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Toronto's WNBA expansion franchise touted as 'Canada's team' by owner Larry Tanenbaum

TORONTO — The WNBA isn't just coming to Toronto, it's coming to Canada.
Toronto Raptors president Masai Ujiri, Larry Tanenbaum of Kilmer Sports Ventures and WNBA Toronto team president Teresa Resch pose for a photo during a press conference announcing the city's WNBA franchise, in Toronto on Thursday, May 23, 2024. THE CANADIAN PRESS/Christopher Katsarov

TORONTO — The WNBA isn't just coming to Toronto, it's coming to Canada.

Prime Minister Justin Trudeau, Ontario Premier Doug Ford, Toronto Mayor Olivia Chow, rapper Drake, Raptors star Scottie Barnes and former Raptors great Kyle Lowry were all in attendance at a downtown hotel on Thursday morning as the WNBA made the new franchise official. Larry Tanenbaum's Kilmer Sports Ventures are the owners of the as-yet unnamed team, that he hopes will be adopted across the country.

"This franchise will be Canada's team," Tanenbaum said. "While our home base will be at Exhibition Place in Toronto, we will play games in Vancouver and Montreal throughout the season, uniting the country behind our franchise and inspiring pride and passion in fans from coast to coast."

Tanenbaum is the chairman and CEO of Kilmer Group and the chairman of the board for Maple Leaf Sports and Entertainment, which owns the NBA's Raptors and the NHL's Maple Leafs and other sports properties in Toronto. Kilmer Group also has a 25 per cent ownership stake in MLSE.

Kilmer Sports Ventures paid US$115 million for the WNBA team. Tanenbaum was also responsible for bringing the NBA to Toronto, with the Raptors joining the league 30 years ago.

"This is an incredibly important occasion and a historic one," said Tanenbaum after being presented with a WNBA basketball by commissioner Cathy Engelbert. "I'm thrilled so many of you are here to celebrate this game-changing day for not only women's basketball, but for sports in Canada."

Trudeau, Ford, and Chow all praised Tanenbaum's efforts to bring the WNBA to Toronto. The three political leaders noted that bringing a professional women's basketball team to Toronto was good for gender equality, but that it was a savvy business opportunity.

"I don't think Toronto and indeed Canada can thank you enough for all your contributions to sport but this one, even a Montrealer can get way behind," said Trudeau to Tanenbaum on the dais at Hotel X. "As a Montrealer it does pain me to say that Toronto is such an incredible sports city.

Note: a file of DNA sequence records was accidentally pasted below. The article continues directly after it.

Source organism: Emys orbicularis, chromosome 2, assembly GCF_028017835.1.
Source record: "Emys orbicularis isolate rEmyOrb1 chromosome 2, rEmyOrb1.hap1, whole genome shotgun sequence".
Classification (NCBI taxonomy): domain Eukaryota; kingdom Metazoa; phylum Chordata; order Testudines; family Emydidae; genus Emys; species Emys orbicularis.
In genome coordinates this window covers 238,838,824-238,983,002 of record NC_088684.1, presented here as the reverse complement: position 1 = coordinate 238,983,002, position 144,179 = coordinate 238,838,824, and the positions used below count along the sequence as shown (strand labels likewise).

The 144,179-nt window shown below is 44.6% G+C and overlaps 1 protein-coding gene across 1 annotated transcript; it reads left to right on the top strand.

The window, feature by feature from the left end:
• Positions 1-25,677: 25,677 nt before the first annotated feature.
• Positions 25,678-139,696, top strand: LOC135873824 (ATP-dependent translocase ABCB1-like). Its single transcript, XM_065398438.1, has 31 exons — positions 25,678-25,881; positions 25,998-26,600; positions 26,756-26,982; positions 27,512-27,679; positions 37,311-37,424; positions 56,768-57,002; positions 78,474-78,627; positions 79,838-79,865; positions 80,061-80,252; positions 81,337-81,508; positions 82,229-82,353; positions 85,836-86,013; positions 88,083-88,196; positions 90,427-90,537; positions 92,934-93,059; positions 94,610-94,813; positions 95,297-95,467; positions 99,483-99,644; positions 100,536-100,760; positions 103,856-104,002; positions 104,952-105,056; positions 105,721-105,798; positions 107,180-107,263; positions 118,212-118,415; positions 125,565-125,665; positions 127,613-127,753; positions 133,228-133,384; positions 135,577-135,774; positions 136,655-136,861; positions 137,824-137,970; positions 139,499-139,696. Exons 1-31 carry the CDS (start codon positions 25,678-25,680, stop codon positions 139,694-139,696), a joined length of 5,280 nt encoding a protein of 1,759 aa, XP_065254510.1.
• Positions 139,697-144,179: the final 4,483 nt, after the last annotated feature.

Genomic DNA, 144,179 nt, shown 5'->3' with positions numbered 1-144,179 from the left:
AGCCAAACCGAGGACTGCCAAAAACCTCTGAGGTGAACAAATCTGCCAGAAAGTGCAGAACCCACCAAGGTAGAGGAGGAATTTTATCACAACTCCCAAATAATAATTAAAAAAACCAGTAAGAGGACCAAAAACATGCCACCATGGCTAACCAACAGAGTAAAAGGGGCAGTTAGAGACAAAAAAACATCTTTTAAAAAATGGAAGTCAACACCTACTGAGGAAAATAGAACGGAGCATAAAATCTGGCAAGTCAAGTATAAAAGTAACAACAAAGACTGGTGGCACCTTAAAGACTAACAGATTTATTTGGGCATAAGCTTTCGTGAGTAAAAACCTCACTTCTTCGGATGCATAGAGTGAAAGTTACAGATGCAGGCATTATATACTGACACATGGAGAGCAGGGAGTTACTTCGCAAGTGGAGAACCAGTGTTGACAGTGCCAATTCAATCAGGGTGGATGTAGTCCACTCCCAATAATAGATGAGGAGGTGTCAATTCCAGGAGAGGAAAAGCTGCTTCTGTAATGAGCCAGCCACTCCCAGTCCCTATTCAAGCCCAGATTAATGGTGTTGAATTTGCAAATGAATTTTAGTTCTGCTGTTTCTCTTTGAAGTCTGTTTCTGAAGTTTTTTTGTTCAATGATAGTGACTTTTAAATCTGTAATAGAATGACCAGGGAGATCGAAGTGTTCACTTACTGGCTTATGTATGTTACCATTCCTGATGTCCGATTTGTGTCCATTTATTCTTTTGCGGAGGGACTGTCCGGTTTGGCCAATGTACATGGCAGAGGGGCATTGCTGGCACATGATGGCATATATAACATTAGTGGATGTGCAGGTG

"Through thick and thin, through heartbreak and triumph and heartbreak, Torontonians consistently demonstrate their passion, their commitment and their love for professional sports."

The WNBA team will play out of the 8,700-seat Coca-Cola Coliseum, an arena in downtown Toronto at Exhibition Place and will have the ability to move up to the 19,800-seat Scotiabank Arena on occasion. The 103-year-old arena is also home to the American Hockey League's Toronto Marlies and hosted the first Professional Women's Hockey League's Toronto team during its first-ever playoff run.

Kilmer Sports said that upgrades to the arena will be made so it can be used by the WNBA team for training and practices as well.

Teresa Resch was named the WNBA team's first president during the announcement ceremony on Thursday. She had spent the last 10 years with the Raptors, helping to design and build the NBA team's practice facility the OVO Athletic Centre and launching the Raptors 905, Toronto’s NBA G-League affiliate based in Mississauga, Ont.

Resch said that she'll put her more than decade of experience as a sports executive to use building the franchise.

"We're gonna put all those things to use because we've made mistakes in the past and we won't have to make those in the WNBA because we know those things now," she said. "It's an untapped market.

"I think the reason that (Kyle Lowry) is here in the audience today is because of the impact that Toronto had on him and his experience, and I think a lot of his teammates would say the same thing and we look forward to doing that in the W."

Toronto's WNBA team will start playing in May 2026. It will be the WNBA’s 14th franchise, with the expansion Golden State Valkyries set to start play next year.

"We're excited to expand outside the United States and this is our first (team outside the U.S.) as we continue to work to bring in new audiences, new fans," said Engelbert. "It creates new opportunities for players.

"The depth of talent in this league is amazing and so to be able to offer a deeper pool of talent with a team here in Canada is great."

Canada has hosted sold-out WNBA pre-season games at Scotiabank Arena in 2023 and Edmonton's Rogers Place on May 4. Engelbert said that the success of those exhibitions helped sell Toronto as a landing spot for a new expansion team.

"I'll never forget last year at Scotiabank Arena when I attended our Toronto game and lots of people coming up to me and saying 'thank you for making my dreams come true,' by bringing a WNBA game here," said Engelbert. "That's when I knew this is the right place."

There are four Canadians in the WNBA this season — Aaliyah Edwards, of Kingston, Ont. (Washington Mystics), Bridget Carleton, of Chatham, Ont. (Minnesota Lynx), Laeticia Amihere, of Milton, Ont. (Atlanta Dream), and Hamilton's Kia Nurse (Los Angeles Sparks).

— With files from The Associated Press.

This report by The Canadian Press was first published May 23, 2024.

John Chidley-Hill, The Canadian Press